December 9, 2015: from the rocks of Cap de Bon-Desir, I spotted five fin whales with my binoculars and took a few photos. Among them, one individual with a notch in its dorsal fin and a double white spot near the blowhole on the right side. GREMM researchers were able to identify this individual: Bp929, a female that has been known since 1994.

Just over ten months later, in late October, I rediscover this individual off Les Bergeronnes, accompanied by two other well-known fin whales: Trou and Zipper (see Field Notes of October 20, 2016).

The next day, Bp929 is there once again, paired up with Zipper, well offshore of Tadoussac. The lighting is perfect for taking quality photos for identification. In the photos below, one can see Bp929’s double white spot clearly visible near the blowhole, and Zipper’s scar on her right side, which is striking in this autumn light…

Ten or so fin whales are still present offshore, notably six or seven nautical miles from Les Bergeronnes and Cap de Bon-Désir: Trou, Zipper, Bp929 and other individuals that I will attempt to photograph and identify before the season ends!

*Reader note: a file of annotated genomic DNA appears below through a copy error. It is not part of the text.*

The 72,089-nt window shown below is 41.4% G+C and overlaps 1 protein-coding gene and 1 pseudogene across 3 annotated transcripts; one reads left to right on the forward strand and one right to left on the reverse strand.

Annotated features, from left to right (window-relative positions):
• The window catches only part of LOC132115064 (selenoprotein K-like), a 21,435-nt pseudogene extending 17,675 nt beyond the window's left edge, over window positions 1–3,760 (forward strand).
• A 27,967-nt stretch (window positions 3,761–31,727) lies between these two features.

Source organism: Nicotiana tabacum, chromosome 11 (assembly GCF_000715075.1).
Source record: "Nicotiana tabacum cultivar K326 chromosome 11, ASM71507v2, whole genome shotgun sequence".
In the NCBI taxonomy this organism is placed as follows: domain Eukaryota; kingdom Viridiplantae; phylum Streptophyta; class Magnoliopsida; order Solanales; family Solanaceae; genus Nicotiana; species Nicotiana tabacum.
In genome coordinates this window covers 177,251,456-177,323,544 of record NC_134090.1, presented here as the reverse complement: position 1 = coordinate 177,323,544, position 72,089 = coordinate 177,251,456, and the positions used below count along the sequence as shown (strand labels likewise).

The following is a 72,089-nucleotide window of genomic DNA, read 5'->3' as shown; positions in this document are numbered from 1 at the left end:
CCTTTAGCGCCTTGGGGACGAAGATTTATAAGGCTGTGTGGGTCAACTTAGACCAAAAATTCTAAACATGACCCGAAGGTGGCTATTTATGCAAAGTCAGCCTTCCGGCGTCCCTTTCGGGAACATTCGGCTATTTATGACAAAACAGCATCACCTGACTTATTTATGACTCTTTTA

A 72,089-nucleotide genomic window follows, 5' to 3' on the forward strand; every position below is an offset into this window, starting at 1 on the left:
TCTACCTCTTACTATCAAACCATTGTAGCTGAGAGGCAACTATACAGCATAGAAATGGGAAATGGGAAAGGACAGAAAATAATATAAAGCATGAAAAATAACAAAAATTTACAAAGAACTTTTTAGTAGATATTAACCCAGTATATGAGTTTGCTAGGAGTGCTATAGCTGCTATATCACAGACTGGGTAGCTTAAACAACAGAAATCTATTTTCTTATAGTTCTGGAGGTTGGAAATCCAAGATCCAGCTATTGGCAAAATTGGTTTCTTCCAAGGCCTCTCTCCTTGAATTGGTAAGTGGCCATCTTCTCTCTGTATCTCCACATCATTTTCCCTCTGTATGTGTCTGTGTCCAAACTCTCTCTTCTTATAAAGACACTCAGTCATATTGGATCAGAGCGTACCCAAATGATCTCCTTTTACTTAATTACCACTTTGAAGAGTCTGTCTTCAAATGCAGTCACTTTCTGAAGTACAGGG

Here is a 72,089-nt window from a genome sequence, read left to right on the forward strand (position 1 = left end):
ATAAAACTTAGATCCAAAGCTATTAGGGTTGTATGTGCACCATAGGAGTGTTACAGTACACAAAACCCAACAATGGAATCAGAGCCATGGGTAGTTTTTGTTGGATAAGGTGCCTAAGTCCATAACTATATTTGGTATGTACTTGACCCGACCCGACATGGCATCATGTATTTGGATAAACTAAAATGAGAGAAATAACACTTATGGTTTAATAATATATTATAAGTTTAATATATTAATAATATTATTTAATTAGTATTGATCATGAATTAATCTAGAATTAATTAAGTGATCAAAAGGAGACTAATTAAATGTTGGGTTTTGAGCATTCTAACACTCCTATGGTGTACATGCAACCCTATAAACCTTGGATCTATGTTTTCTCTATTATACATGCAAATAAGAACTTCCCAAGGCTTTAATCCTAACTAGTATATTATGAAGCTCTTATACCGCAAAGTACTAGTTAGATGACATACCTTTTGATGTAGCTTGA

On October 26, two more fin whales are present near Île Rouge: Zipper and another individual at her side, seen for the first time this year…

Here are a few photos of these beautiful creatures (identified individuals and strangers… for now!):

[metaslider id=21891]
4417_112829709745_3688559_n_modifié-1-e1432474398285GREMM research assistant from 2003 to 2009 and from 2012 to 2014, Renaud Pintiaux is a passionate observer and photographer. Year round, whether from shore or on the water, he takes every opportunity to observe marine mammals and birds in the Saguenay–St. Lawrence Marine Park.

Field Notes - 31/10/2016

Renaud Pintiaux

GREMM research assistant from 2003 to 2009 and from 2012 to 2014, Renaud Pintiaux is a passionate observer and photographer. Year round, whether from shore or on the water, he takes every opportunity to observe marine mammals and birds in the Saguenay–St. Lawrence Marine Park.

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